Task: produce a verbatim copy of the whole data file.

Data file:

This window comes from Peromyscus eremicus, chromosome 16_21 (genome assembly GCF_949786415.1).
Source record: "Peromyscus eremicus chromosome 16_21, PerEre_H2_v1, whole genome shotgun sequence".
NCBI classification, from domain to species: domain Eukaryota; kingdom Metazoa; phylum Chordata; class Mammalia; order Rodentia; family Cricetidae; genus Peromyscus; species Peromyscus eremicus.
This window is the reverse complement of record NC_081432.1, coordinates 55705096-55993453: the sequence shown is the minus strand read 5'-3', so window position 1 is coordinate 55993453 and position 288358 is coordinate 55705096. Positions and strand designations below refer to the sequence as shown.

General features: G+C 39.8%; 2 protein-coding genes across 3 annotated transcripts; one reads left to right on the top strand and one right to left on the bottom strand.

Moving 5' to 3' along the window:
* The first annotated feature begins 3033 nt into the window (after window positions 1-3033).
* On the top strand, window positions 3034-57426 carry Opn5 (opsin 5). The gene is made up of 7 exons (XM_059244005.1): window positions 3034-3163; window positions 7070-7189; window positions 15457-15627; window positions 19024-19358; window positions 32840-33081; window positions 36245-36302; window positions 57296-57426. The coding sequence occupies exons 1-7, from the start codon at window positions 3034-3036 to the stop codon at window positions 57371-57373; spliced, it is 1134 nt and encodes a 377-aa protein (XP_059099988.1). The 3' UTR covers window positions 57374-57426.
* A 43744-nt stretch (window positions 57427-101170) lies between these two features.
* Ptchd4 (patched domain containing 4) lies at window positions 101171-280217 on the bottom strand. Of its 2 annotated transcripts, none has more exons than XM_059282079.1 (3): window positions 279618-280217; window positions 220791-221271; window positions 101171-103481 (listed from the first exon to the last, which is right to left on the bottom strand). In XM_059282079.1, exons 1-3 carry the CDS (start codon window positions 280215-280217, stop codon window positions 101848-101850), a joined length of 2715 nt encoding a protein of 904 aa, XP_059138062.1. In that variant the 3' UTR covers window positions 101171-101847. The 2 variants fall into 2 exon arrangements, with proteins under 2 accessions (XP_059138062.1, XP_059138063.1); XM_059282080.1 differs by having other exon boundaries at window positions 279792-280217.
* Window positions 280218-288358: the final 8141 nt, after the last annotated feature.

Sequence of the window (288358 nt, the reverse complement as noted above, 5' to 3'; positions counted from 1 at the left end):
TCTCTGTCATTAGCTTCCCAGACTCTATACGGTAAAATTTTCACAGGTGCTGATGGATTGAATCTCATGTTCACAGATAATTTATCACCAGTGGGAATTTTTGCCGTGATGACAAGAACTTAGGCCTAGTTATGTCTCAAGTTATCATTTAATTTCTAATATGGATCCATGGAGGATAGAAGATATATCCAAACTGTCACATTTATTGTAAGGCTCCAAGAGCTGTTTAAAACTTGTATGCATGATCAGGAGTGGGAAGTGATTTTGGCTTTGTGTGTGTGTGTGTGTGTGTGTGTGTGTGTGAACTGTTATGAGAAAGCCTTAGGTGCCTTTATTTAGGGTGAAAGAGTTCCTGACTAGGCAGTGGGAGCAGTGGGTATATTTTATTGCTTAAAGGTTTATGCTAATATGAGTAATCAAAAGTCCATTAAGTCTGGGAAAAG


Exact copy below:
This window comes from Peromyscus eremicus, chromosome 16_21 (genome assembly GCF_949786415.1).
Source record: "Peromyscus eremicus chromosome 16_21, PerEre_H2_v1, whole genome shotgun sequence".
NCBI classification, from domain to species: domain Eukaryota; kingdom Metazoa; phylum Chordata; class Mammalia; order Rodentia; family Cricetidae; genus Peromyscus; species Peromyscus eremicus.
This window is the reverse complement of record NC_081432.1, coordinates 55705096-55993453: the sequence shown is the minus strand read 5'-3', so window position 1 is coordinate 55993453 and position 288358 is coordinate 55705096. Positions and strand designations below refer to the sequence as shown.

General features: G+C 39.8%; 2 protein-coding genes across 3 annotated transcripts; one reads left to right on the top strand and one right to left on the bottom strand.

Moving 5' to 3' along the window:
* The first annotated feature begins 3033 nt into the window (after window positions 1-3033).
* On the top strand, window positions 3034-57426 carry Opn5 (opsin 5). The gene is made up of 7 exons (XM_059244005.1): window positions 3034-3163; window positions 7070-7189; window positions 15457-15627; window positions 19024-19358; window positions 32840-33081; window positions 36245-36302; window positions 57296-57426. The coding sequence occupies exons 1-7, from the start codon at window positions 3034-3036 to the stop codon at window positions 57371-57373; spliced, it is 1134 nt and encodes a 377-aa protein (XP_059099988.1). The 3' UTR covers window positions 57374-57426.
* A 43744-nt stretch (window positions 57427-101170) lies between these two features.
* Ptchd4 (patched domain containing 4) lies at window positions 101171-280217 on the bottom strand. Of its 2 annotated transcripts, none has more exons than XM_059282079.1 (3): window positions 279618-280217; window positions 220791-221271; window positions 101171-103481 (listed from the first exon to the last, which is right to left on the bottom strand). In XM_059282079.1, exons 1-3 carry the CDS (start codon window positions 280215-280217, stop codon window positions 101848-101850), a joined length of 2715 nt encoding a protein of 904 aa, XP_059138062.1. In that variant the 3' UTR covers window positions 101171-101847. The 2 variants fall into 2 exon arrangements, with proteins under 2 accessions (XP_059138062.1, XP_059138063.1); XM_059282080.1 differs by having other exon boundaries at window positions 279792-280217.
* Window positions 280218-288358: the final 8141 nt, after the last annotated feature.

Sequence of the window (288358 nt, the reverse complement as noted above, 5' to 3'; positions counted from 1 at the left end):
TCTCTGTCATTAGCTTCCCAGACTCTATACGGTAAAATTTTCACAGGTGCTGATGGATTGAATCTCATGTTCACAGATAATTTATCACCAGTGGGAATTTTTGCCGTGATGACAAGAACTTAGGCCTAGTTATGTCTCAAGTTATCATTTAATTTCTAATATGGATCCATGGAGGATAGAAGATATATCCAAACTGTCACATTTATTGTAAGGCTCCAAGAGCTGTTTAAAACTTGTATGCATGATCAGGAGTGGGAAGTGATTTTGGCTTTGTGTGTGTGTGTGTGTGTGTGTGTGTGTGTGAACTGTTATGAGAAAGCCTTAGGTGCCTTTATTTAGGGTGAAAGAGTTCCTGACTAGGCAGTGGGAGCAGTGGGTATATTTTATTGCTTAAAGGTTTATGCTAATATGAGTAATCAAAAGTCCATTAAGTCTGGGAAAAG